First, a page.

Thursday, April 26, 2012

Notes from The Last Season by Phil Jackson

Due to the overwhelming positive response to my twitter firestorm of Phil Jackson quotes the other night, I figured I would compile a complete list of nuggets I gathered from this book. Enjoy!

- I want the kids to maintain the same confidence and rhythm, to be in what I like to call "ready-to-play." That is no guarantee that I'll use them, but if I do, I need to trust they'll do the job.

- Too often, if a player believes he has little chance of receiving any minutes, his concentration will lapse, and he will not be ready if an emergency - injuries, fouls, whatever - forces me to call his number.

- Rebounding, much like defense, requires tremendous will, especially at the offensive end.

- There are only so many corrective comments I'm allowed before I risk causing serious, perhaps irrevocable, damage to our relationship.

- So much of playing effective team defense is linked to what happens at the other end.

- If the offense is properly executed, our players will be in position for a balanced defensive retreat.

- More than anything else, playing inspired defense is a matter of will: What are you willing to do as a group to help each other out? What are you willing to do as an individual to put the clamps on the opponent you're guarding?

- According to the Positive Coaching Alliance, which trains coaches in youth sports, the ideal is a 5:1 ratio of praise to criticism.

- Choosing my words carefully, I try to make players understand that I'm criticizing their performance, not their personality.

- Players must be very delicate in how they interact with each other, especially in public. The wrong word my destroy another player's confidence, or worse yet, sow resentment that will not be easy to erase.

- I asked the coaching staff to offer a few observations, aware that the troops were probably sick of hearing only one voice, mine. Too many coaches have lost their players, and subsequently their jobs, by not recognizing when they need to step back.

- Tex [Winter]... has a saying that I've grown to love: "You are only a success at the moment that you do a successful act."

- You can't be a success the next moment because you have already moved on to do something else, even if it's accepting the award for the successful moment that just passed.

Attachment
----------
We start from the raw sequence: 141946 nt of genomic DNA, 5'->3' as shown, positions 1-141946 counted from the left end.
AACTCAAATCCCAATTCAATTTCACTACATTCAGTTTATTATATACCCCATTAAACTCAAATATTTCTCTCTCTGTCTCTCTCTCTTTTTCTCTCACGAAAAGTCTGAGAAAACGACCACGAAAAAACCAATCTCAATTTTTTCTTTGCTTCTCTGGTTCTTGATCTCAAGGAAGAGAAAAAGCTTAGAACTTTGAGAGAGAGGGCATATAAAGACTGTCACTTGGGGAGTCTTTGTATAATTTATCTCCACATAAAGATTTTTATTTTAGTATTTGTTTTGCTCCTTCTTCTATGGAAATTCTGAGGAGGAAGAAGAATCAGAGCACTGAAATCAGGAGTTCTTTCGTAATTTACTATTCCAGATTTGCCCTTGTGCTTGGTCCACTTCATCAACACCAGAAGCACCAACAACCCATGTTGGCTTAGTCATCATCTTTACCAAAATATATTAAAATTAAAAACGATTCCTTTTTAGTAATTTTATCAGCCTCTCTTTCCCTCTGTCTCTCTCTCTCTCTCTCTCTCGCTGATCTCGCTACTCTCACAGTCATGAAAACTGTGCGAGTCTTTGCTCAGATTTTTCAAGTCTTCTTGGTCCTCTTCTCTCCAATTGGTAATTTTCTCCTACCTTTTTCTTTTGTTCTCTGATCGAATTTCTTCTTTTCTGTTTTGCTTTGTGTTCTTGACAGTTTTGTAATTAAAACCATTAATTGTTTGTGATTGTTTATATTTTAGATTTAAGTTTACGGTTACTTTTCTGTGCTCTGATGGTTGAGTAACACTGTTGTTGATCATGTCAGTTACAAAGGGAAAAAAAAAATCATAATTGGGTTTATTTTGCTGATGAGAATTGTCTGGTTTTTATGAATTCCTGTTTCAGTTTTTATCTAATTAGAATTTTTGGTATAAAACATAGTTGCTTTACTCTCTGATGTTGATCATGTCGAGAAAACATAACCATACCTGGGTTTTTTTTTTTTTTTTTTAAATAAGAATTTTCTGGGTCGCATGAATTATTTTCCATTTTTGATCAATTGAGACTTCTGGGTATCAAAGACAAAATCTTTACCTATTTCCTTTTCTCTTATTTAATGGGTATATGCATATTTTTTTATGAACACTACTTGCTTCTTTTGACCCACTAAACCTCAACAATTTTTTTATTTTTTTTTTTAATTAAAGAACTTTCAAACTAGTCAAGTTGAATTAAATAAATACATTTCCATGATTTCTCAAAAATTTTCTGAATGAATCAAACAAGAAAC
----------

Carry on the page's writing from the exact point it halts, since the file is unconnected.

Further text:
- I've always told my players the glorification comes from the journey, not the outcome.

- Winning covers up a multitude of sins, the saying goes, while losing makes mountains out of molehills.

- I believe a team should be rewarded for hard work, a strict adherence to fundamentals.

- A player's responsibility is to execute the type of game he is best designed for, or as I call it, "licensed to play." We tell our players constantly, "don't get out of character."

- I can understand a player's desire to expand his role. But too often they see themselves only through their own narrow lens, imagining greatness that simply does not exist.

- Basketball, unlike football with it's prescribed routes, is an improvisational game, similar to jazz. If someone drops a note, someone else must step into the vacuum and drive the beat that sustains the team. One slight drop-off, one guy in the wrong spot at the wrong time, and the whole unit will fail.

- I've always believed a coach should be willing to admit fault. Players must feel they're being treated fairly.

- Achieving oneness does not guarantee success, but it greatly enhances a team's chances.

- I prefer to see [my team] develop a warrior mentality, in which they honor their opponent. Too many players today degrade their opponent. "He's garbage," they'll say. He is not garbage. Your opponent is who makes you a better warrior.

- (Re: underestimating a tough opponent that you have already played) I compare this case of temporary amnesia to a trip to the dentist. You know the drill is going to be unpleasant but you don't remember exactly how unpleasant until it's administered. Suddenly the memory of the past experiences rushes to the surface.

- The coaching staff may devise a dozen different tactics... but unless the guys believe we can prevail, those tactics won't mean a thing.

- Players often explain a loss by saying, "we didn't match their intensity." The phrase is overused but accurate. Less than talented teams with greater intensity defeat more talented teams all the time.

- Matching intensity does not mean initiating aggressive, frenetic action. That often causes players to go out of control, out of character.

- Matching intensity means competing with full alertness, with a commitment to sound principles and execution.

- Little things - good footwork, proper spacing, a hand in a shooter's face - make a big difference.

- For years I've spliced in clips from films or television shows to break up the monotony. Players will lose focus watching themselves race up and down the court for ten straight minutes. ... Of course I'm not just trying to lighten the mood. Each clip comes with a message that registers, I hope. ... The idea is to instruct without bruising egos.

- The dribble, in fact, has replaced the pass as the primary means to move the ball toward the basket, to generate shots. Sadly, the beautiful, rhythmic, around-the-horn ball movement practiced by championship teams in the 60's, 70's, and 80's is increasingly rare.

- For years it has been true that once the offense executes the fourth pass in any given possession, the defense will be on its heels, out of position.

- The first basket in overtime is always crucial, even more than the one that breaks a tie heading into the last five minutes of regulation, although the time remaining would be roughly the same.

- (Re: note to players about behavior toward officials) "Regardless of how bad they are, they are not picking on you or us... IT'S NOT ABOUT YOU."

No comments:

Post a Comment